Ready to eat in only 25 quick minutes, Food Network Kitchen’s Garden Egg Salad is a better-for-you take on traditionally heavy egg salad. By swapping in low-fat mayonnaise and mixing in fresh celery and crunchy radishes, this mustard-laced salad features all of the textures and flavors you crave, but it’s not simply made lighter. Bonus: Opt for romaine lettuce leaves instead of the traditional bread when serving up this fuss-free lunch.
by Maria Russo in Holidays, Recipes, November 23rd, 2015
‘Tis the season for cookie swaps, family get-togethers and gatherings of all kinds, even among the celebrity set. In fact, with the holidays only weeks away, Andy Richter is opening up his house for a series of dinner parties with chefs, tastemakers and food fanatics from both the big screen and small. But of course when this comedian is in charge, guests will enjoy more than just dinner and drinks; there will surely be some laughs involved as well, and all of it will play out on the upcoming series Celebrity Food Fight.
Premiering Wednesday, Dec. 9 at 10|9c, this three-part show will feature two teams of stars each week, and as the teams progress from appetizers to dinner and dessert, they’ll be facing off in some friendly food-focused games. Think taste tests, cookbook trivia and kitchen gadget know-how — all while working in pairs to outscore the other team.
by Maria Russo in Shows, November 22nd, 2015
According to Alex Guarnaschelli, “Thanksgiving is not Thanksgiving unless everything is bathed in gravy.” And we don’t disagree. But given the rush of last-minute turkey carving, the warming of countless side dishes and the process of getting your whole family seated ahead of the feast, it can be tricky to devote the necessary time to turning out a silky gravy right before dinner is served. That’s where this go-to trick comes in. Believe it or not, you don’t need turkey drippings to make a winning gravy. The secret ingredient to be used instead? Oil.
Click the play button on the video below to see how it’s done.
by Maria Russo in Community, November 22nd, 2015
It’s no secret that Cutthroat Kitchen host Alton Brown is game to try his hands at the eviliciousness he forces upon the competitors. Not only has he bobbed for doughnuts and walked the hamster wheel with Jet Tila, but he’s jumped into the ball pit with Simon Majumdar. On the latest installment of his After-Show, however, Alton sat out one sabotage in particular and made Antonia Lofaso take it on instead.
It was up to Antonia to blindly choose which challenge among three that she’d attempt, all of which Alton said “were especially cunning and horrible,” and ultimately she was saddled with making hushpuppies in the Hush Puppet Theatre. In true Antonia fashion, she quickly gauged the demands of the mirrored sabotage and adapted to its oddball stresses. But no sooner did she begin prep work of her hushpuppies did she encounter an unexpected challenge: Alton chatting next to her. “Shh. You’re confusing me,” she joked with him. As he wasn’t competing in this sabotage alongside her, he — and his chef hand puppet — could focus on making sure that she appreciated all of the eviliciousness this sabotage had to offer. But even though Alton may have stopped Antonia’s train of culinary thought, she looked to the host to help her in grabbing necessary equipment around the kitchen. “This is fun, isn’t it?” Alton asked the judge, though she wasn’t eager to agree. “This is actually the worst challenge I’ve ever been a part of,” Antonia admitted. No matter her struggles, she indeed managed to turn out impressive hushpuppies, as she said after seeing them for the first time, “These look fantastic.”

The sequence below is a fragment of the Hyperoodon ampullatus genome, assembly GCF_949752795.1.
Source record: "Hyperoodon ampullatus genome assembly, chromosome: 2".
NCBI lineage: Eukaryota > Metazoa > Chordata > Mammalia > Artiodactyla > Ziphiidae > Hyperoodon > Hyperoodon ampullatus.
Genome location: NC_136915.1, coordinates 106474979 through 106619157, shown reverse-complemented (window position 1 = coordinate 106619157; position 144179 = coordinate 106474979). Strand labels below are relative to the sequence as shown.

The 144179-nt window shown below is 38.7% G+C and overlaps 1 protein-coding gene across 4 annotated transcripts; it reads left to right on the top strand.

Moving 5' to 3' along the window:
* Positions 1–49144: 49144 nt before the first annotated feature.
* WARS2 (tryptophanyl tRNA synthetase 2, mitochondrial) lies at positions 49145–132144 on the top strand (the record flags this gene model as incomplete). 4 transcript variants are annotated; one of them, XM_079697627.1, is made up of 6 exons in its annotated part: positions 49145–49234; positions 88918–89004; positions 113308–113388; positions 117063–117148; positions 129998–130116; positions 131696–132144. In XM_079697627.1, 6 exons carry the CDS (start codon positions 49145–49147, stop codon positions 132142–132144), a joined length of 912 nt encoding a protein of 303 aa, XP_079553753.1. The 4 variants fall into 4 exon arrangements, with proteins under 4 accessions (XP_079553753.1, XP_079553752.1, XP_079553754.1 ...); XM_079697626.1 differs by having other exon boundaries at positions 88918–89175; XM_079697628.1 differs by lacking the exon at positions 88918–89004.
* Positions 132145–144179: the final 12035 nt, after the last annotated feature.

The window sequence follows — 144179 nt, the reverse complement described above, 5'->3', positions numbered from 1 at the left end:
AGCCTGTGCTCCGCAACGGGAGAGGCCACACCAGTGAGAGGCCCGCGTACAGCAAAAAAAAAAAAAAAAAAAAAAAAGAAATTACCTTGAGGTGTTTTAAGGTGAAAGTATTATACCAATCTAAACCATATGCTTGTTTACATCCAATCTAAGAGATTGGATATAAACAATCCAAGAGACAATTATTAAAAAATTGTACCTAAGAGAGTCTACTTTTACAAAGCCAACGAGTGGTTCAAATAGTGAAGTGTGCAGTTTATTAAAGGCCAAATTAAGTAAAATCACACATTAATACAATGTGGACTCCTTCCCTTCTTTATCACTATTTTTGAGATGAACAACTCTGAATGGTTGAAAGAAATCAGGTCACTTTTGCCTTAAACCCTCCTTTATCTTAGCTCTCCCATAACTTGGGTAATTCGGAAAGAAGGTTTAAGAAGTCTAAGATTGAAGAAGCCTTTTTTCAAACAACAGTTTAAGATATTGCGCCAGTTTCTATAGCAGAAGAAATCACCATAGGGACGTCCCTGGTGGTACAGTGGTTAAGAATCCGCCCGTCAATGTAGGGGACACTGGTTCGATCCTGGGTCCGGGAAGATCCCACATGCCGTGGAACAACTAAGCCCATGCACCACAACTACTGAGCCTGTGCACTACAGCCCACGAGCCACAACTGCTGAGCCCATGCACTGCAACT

Much like chicken breasts, salmon fillets can be treated like culinary blank canvases, ready for whatever marinade or sauce you want to prepare or serve with them. And since they cook quickly — most in mere minutes — they’re a go-to dinner on even the busiest of weeknights. In this week’s Most Popular Pin of the Week, tangy Dijon mustard and sweet maple syrup combine in a fast-fix recipe to create a bold topping for Food Network Kitchen’s good-for-you salmon. Just smear the mixture atop the fish, then bake it for a few minutes, and finish with fragrant cilantro for a fresh finish.
For more light but satisfying meals, check out Food Network’s Let’s Get Healthy board on Pinterest.
Get the Recipe: Mustard-Maple Roasted Salmon